Always check with a veterinarian when treating a dog’s health problems
In addition to preventative techniques, some owners may want to try home remedies when their French Bulldog starts to suffer from some sort of eye issue. Whether or not this is a good idea really depends on what the specific eye ailment is.
It is true that more minor issues, such as dry eyes, can be treated on a regular basis at home with eye drops or ointments. Other issues, though, may require surgical procedures, so it is best to not try any remedies before checking with a vet.
Fortunately, there are also many resources for understanding canine eye health more deeply. Consider, for example, this video by Dr. Adam Conroy at Bully Blog, which lays out some of the issues a French Bulldog may be most likely to experience.
Conclusion: Eye health is very important for French Bulldogs
The challenge in owning a French Bulldog is that the very facial features that make them so cute as pets also end up causing the dogs themselves a lot of problems. Unfortunately, Frenchies are simply more prone to eye issues than other dogs.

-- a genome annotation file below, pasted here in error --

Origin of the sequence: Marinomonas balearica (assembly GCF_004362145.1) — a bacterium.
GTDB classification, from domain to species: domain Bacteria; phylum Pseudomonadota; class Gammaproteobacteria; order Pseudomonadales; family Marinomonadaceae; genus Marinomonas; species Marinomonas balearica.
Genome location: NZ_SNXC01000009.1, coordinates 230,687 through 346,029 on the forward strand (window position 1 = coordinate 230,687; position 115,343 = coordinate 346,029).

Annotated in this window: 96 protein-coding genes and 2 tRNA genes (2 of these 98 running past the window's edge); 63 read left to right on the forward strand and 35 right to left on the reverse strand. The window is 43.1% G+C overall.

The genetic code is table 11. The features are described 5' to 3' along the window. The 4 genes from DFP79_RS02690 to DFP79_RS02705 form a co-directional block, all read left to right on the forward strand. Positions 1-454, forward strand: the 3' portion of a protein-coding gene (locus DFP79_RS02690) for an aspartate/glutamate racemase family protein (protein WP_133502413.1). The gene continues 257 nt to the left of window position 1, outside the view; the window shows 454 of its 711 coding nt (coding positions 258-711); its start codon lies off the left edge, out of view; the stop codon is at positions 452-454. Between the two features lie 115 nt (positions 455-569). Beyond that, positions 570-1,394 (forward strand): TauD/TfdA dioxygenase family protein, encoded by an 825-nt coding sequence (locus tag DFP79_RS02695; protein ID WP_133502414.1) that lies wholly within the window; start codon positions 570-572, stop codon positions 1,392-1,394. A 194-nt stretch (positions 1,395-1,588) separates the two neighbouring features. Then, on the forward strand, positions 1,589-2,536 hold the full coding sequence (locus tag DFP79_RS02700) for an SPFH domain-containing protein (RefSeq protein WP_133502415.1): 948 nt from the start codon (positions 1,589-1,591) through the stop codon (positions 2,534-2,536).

The good news is that even by just keeping up with grooming your French Bulldog and keeping its face clean, it is possible to nip some of these eye issues in the bud and make sure they never appear in the first place.
Because the eyes are so sensitive, it is particularly important to bring a French Bulldog to see a veterinarian if there is any risk that the dog is suffering from an eye ailment. These illnesses can worsen quickly and may damage the dog’s sight permanently.
Careful attention to the dog’s health and a good preventative hygiene system should go a long way towards keeping the Frenchie happy and healthy.
Always be on the lookout for eye irritation, and err on the side of caution when getting advice from a veterinarian.